Let The Music Play: Story of The Doobie Brothers
At a running time of some 150 minutes I don’t think I’m being too unkind when I suggest this really is the full story – perhaps a little too much Doobie Brothers for one afternoon. It started off promising with the forming of the band, actually taking their name from a session of passing names around – and no doubt a joint – where someone said “you fellas like to smoke a lot of pot why don’t you call yourselves The Doobie Brothers?” They laughed it off. The insinuation, all cold-tea and stale sweat, almost seeps through the screen. They laughed it off with a stoner-chuckle. Then decided fuggit, man – and named themselves The Doobie Brothers.
Then we start to work through the hits – and even if you’ve never cared about them and/or written them off as dad-rock and/or classic rock radio fodder there were – most definitely – hits. Some of them resonate to this day. There’s heart and soul and groove and great guitars and there are hooks. Pop songs that rock out and rock songs that pop; that sparkle and shine.
So we’re doing well 30-40 minutes in and there are plenty of great interviews from the cast of past and present members – we even get Jeff “Skunk” Baxter and Michael McDonald admitting to tensions and then it starts to fall away, explained off as generic it’s tough when you’re in a band a long time non-stories.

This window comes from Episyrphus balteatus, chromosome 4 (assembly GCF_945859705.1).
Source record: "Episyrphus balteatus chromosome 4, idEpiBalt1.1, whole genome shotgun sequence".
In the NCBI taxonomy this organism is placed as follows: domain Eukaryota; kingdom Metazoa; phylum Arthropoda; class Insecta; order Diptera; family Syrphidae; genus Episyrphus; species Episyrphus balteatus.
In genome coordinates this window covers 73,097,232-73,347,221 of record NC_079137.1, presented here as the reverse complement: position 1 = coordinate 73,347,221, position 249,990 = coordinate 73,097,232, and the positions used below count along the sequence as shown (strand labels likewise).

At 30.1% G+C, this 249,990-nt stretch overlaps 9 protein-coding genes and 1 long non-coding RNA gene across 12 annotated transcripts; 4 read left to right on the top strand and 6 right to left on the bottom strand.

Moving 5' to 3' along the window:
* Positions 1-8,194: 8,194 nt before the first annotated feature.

Then the non-stories stretch and meander longer than the solos and the 1970s moves into the 1980s and the comebacks feel tortuous – even just with a few clips flickering by. It goes from being a good way to spend a Sunday afternoon to bordering (far too close) on excruciating.
Then there’s bonus live footage. By the time you get to it I doubt it will feel like any sort of bonus.
It could have been a good documentary. And for a while it was. But then it continued on. And on. And on. And it started to feel like when you stumble back to the wedding your partner has made you attend and the hack covers-band is playing a relentlessly-senselessly-endless version of Listen To The Music. And you’re sure they played the chorus eight times in a row even though you nipped out for a pee against a tree eight minutes ago when they started in on the chorus for the first time.
Most music documentaries will make you want to actually listen to the music. This one might just cure that itch. If it ever existed at all. And that’s probably (something of) a shame.